Anyone catching a ride around Manhattan south of 96th St. will soon face new fees as part of the state's new budget deal, which passed Friday night.

"It's a phase-in of congestion pricing. The experts will say, to handle the congestion you really need to charge tolls for cars that are coming from the outside," Gov. Andrew Cuomo said in an interview with NY1 on Saturday.

The deal will enact surcharges for:

  • For-hire vehicles like Uber and Lyft at $2.75
  • Taxis at $2.50
  • Shared rides, such as Via and uberPOOL, at 75 cents.

Brooklynite Anna Johnson said this will make getting around much more difficult.

"That's way too much. It's highway robbery!" she said. "It's going to blow out my pocket. I might as well get on a bus and take it to my destination. But if we do that, we'll still be late to work, school, and, at the end of the day, MetroCards are going up, too."

The $168 billion budget earmarks more than $800 million to the MTA's Subway Action Plan to start repairs on the city's subway system this fiscal year. The governor said for-hire surcharges will continue paying for it.

"That's $400 million every year on a recurring basis, long-term for the MTA," Cuomo said.

App-based drivers NY1 spoke with, along with yellow taxi drivers who are already struggling to compete, said they don't think it's a plan that will work.

"It'll hurt our business. People won't want to pay more money, and that's what's going to happen," taxi driver David Heller said. "There's 130,000 Ubers, ok? They created the congestion, ok? Get rid of them."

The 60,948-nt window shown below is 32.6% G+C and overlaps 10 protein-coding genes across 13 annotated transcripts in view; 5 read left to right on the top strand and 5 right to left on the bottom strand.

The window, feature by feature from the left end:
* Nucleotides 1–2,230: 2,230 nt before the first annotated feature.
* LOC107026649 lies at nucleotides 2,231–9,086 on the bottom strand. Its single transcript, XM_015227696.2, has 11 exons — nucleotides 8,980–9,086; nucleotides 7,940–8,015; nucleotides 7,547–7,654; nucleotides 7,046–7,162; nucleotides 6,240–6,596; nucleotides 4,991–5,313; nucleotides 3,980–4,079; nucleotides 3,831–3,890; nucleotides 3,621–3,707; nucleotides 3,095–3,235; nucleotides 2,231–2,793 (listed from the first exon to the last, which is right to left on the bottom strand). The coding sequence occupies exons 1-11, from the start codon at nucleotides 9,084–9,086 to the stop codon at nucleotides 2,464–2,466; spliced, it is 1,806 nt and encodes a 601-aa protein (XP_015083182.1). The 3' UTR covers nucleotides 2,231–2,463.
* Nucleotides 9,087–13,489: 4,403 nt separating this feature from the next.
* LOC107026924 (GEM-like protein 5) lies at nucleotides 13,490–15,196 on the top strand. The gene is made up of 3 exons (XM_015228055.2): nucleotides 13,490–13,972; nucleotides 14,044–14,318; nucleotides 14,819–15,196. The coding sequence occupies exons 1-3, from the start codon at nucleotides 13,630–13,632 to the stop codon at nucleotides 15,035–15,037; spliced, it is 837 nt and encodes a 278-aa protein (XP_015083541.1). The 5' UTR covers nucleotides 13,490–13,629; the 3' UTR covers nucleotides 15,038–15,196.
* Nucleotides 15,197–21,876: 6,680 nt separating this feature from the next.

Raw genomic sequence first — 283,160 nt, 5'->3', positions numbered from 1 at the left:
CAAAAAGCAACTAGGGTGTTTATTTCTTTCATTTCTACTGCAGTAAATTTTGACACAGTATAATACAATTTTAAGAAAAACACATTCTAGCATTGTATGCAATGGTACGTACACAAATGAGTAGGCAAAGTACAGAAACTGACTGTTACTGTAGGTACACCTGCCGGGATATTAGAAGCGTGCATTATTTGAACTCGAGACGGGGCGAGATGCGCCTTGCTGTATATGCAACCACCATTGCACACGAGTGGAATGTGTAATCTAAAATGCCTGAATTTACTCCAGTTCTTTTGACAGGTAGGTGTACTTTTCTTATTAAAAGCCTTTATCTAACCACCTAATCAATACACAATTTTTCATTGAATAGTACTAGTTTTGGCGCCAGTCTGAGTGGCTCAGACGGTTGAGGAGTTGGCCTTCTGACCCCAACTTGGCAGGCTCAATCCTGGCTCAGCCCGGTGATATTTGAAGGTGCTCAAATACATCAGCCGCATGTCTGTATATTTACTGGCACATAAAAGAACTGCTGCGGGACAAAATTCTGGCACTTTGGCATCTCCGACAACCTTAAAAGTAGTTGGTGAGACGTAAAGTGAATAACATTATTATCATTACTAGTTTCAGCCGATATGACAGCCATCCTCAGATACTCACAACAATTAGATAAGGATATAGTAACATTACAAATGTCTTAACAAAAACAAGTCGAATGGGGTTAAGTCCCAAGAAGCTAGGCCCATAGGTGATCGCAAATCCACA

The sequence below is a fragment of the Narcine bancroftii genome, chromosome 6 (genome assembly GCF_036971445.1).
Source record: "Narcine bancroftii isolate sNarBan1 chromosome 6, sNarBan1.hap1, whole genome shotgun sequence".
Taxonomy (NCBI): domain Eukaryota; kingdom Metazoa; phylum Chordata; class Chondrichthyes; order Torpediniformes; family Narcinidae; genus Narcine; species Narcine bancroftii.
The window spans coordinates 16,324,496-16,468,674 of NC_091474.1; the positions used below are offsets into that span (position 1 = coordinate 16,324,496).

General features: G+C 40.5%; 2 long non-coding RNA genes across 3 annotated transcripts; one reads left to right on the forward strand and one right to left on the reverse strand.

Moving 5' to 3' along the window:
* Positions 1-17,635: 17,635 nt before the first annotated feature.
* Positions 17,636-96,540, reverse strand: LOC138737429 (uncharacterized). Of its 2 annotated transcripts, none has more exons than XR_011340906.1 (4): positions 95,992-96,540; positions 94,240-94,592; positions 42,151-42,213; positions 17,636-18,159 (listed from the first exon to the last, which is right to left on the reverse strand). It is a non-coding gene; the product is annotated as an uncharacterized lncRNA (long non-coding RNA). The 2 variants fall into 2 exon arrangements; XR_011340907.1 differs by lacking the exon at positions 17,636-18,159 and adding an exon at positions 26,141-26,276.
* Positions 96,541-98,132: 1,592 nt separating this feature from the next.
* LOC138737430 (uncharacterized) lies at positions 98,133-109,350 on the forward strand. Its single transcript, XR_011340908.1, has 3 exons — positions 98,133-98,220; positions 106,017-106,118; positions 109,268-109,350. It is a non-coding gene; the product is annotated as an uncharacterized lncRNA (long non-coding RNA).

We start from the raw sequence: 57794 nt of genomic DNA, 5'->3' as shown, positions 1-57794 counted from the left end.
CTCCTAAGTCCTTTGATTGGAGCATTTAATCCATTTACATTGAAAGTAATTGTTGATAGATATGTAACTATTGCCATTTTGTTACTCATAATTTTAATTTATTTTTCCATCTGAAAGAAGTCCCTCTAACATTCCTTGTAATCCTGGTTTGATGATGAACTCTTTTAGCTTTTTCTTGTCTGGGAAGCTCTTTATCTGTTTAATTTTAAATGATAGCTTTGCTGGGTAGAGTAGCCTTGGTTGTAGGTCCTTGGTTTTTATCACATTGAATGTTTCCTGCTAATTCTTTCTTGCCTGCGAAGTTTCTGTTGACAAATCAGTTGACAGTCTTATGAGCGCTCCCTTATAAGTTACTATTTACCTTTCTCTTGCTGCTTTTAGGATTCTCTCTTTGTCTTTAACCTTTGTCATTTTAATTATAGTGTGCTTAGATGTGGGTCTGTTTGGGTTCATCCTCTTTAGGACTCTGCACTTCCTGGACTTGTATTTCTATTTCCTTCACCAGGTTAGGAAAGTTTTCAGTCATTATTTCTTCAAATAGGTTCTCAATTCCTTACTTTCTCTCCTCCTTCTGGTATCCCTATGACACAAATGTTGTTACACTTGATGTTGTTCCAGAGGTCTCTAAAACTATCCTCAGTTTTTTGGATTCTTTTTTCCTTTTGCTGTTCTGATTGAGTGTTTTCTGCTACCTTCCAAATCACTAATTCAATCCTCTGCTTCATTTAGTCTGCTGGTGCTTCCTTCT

"We're still going to be in Manhattan. It's not going to ease up the traffic," an app-based driver said.

Officials from major ride-share companies, Uber and Lyft, told NY1 that the governor's plan is a step in the right direction but needs to target all vehicles, including personal ones. They also applauded the tax discount for shared rides.

But Via, a company whose passengers carpool, said a 75-cent-per-person charge is no discount. If a car is full of four riders, that vehicle is taxed $3.

"A tax that encourages driving or riding alone while imposing a higher fee on efficient pooled vehicles shared by multiple passengers clearly does not represent a win for anyone who cares about congestion in NYC," a spokesperson for Via said.

One thing ride-share companies agree on: New fees won't solve the city's congestion problem, and a comprehensive plan still needs to be adopted.